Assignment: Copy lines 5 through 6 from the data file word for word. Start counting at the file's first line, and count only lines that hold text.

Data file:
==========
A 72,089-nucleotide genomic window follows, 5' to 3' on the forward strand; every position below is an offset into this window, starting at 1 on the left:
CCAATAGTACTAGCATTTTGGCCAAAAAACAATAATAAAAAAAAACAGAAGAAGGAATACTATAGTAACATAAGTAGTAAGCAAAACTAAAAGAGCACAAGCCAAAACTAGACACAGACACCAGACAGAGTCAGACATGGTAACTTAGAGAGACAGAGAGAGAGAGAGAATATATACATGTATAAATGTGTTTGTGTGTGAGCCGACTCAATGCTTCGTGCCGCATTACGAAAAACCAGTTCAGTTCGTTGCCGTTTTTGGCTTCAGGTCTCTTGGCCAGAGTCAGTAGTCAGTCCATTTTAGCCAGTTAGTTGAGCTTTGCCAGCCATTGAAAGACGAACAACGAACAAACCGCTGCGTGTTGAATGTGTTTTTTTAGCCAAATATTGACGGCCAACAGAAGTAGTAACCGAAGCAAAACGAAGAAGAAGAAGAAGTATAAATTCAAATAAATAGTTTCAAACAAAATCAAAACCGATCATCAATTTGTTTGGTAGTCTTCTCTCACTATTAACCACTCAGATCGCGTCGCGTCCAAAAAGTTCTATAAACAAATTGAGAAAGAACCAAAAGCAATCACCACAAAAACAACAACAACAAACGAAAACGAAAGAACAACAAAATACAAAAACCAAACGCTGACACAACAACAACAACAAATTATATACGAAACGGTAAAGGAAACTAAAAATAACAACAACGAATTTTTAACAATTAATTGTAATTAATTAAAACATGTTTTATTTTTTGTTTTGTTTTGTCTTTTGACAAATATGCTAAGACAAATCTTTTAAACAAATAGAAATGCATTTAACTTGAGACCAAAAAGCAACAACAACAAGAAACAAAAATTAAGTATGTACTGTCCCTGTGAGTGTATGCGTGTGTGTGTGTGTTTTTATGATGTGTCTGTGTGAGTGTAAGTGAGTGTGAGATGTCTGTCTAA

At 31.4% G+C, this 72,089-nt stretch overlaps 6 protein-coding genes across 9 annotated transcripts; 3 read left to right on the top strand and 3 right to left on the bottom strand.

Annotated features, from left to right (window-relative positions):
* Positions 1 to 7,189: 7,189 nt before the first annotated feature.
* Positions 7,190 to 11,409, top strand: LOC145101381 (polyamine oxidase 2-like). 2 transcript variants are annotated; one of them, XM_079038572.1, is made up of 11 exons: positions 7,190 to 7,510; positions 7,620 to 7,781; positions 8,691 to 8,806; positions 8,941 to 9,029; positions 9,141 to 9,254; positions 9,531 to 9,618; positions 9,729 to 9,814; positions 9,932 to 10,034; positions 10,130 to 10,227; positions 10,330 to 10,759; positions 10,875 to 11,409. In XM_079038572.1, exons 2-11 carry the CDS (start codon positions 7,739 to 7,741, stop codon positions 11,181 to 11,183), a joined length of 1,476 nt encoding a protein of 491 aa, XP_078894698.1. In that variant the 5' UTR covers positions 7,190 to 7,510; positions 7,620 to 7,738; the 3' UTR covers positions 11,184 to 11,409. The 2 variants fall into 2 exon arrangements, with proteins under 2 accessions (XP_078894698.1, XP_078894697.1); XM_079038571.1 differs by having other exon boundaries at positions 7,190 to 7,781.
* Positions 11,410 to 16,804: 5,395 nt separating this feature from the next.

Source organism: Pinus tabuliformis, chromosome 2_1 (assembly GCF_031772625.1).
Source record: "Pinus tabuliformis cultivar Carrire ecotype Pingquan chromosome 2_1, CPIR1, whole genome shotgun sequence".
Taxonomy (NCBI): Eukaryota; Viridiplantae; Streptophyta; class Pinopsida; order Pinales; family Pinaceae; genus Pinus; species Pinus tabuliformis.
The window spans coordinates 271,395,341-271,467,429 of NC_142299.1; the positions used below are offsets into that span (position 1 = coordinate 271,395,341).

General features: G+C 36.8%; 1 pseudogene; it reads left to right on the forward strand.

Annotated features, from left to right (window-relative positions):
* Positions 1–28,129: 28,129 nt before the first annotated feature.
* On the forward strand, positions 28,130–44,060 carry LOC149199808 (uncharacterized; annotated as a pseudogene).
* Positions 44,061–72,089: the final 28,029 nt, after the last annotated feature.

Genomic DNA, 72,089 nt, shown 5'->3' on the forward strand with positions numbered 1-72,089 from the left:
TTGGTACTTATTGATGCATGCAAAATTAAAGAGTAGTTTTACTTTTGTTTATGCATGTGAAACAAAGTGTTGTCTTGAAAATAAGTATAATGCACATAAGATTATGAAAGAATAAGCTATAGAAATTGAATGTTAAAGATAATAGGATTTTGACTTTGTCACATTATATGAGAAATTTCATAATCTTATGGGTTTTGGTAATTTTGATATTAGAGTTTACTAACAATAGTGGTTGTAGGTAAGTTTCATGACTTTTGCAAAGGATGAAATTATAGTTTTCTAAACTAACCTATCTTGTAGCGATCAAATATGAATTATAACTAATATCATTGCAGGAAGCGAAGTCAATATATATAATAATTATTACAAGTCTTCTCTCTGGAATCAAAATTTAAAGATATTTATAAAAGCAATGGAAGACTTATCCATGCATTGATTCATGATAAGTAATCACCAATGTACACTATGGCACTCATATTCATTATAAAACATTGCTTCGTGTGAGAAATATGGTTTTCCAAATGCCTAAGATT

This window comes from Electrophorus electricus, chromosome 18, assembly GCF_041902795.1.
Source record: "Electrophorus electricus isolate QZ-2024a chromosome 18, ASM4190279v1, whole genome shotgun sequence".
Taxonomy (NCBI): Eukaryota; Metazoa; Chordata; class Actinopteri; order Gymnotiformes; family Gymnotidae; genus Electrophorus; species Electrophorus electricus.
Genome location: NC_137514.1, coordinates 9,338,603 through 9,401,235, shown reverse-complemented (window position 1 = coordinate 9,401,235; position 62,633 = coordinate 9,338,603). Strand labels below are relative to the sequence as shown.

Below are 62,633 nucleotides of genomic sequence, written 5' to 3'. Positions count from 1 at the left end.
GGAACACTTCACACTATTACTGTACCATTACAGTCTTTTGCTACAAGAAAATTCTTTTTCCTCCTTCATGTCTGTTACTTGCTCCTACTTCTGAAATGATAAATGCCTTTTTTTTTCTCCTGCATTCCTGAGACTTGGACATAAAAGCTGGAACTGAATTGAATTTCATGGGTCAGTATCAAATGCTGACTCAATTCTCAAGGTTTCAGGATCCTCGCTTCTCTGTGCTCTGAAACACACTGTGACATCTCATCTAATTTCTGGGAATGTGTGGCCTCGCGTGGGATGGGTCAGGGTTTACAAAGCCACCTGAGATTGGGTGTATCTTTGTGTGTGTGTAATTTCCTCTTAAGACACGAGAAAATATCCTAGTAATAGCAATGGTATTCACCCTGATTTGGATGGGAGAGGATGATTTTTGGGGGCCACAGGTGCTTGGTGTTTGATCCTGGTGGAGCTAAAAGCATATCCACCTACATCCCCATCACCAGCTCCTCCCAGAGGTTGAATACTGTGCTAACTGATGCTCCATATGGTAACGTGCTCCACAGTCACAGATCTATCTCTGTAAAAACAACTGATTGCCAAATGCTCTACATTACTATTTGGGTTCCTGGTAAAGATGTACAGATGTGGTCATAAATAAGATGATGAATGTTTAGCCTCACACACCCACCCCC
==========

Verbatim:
* Positions 1 to 7,189: 7,189 nt before the first annotated feature.
* Positions 7,190 to 11,409, top strand: LOC145101381 (polyamine oxidase 2-like). 2 transcript variants are annotated; one of them, XM_079038572.1, is made up of 11 exons: positions 7,190 to 7,510; positions 7,620 to 7,781; positions 8,691 to 8,806; positions 8,941 to 9,029; positions 9,141 to 9,254; positions 9,531 to 9,618; positions 9,729 to 9,814; positions 9,932 to 10,034; positions 10,130 to 10,227; positions 10,330 to 10,759; positions 10,875 to 11,409. In XM_079038572.1, exons 2-11 carry the CDS (start codon positions 7,739 to 7,741, stop codon positions 11,181 to 11,183), a joined length of 1,476 nt encoding a protein of 491 aa, XP_078894698.1. In that variant the 5' UTR covers positions 7,190 to 7,510; positions 7,620 to 7,738; the 3' UTR covers positions 11,184 to 11,409. The 2 variants fall into 2 exon arrangements, with proteins under 2 accessions (XP_078894698.1, XP_078894697.1); XM_079038571.1 differs by having other exon boundaries at positions 7,190 to 7,781.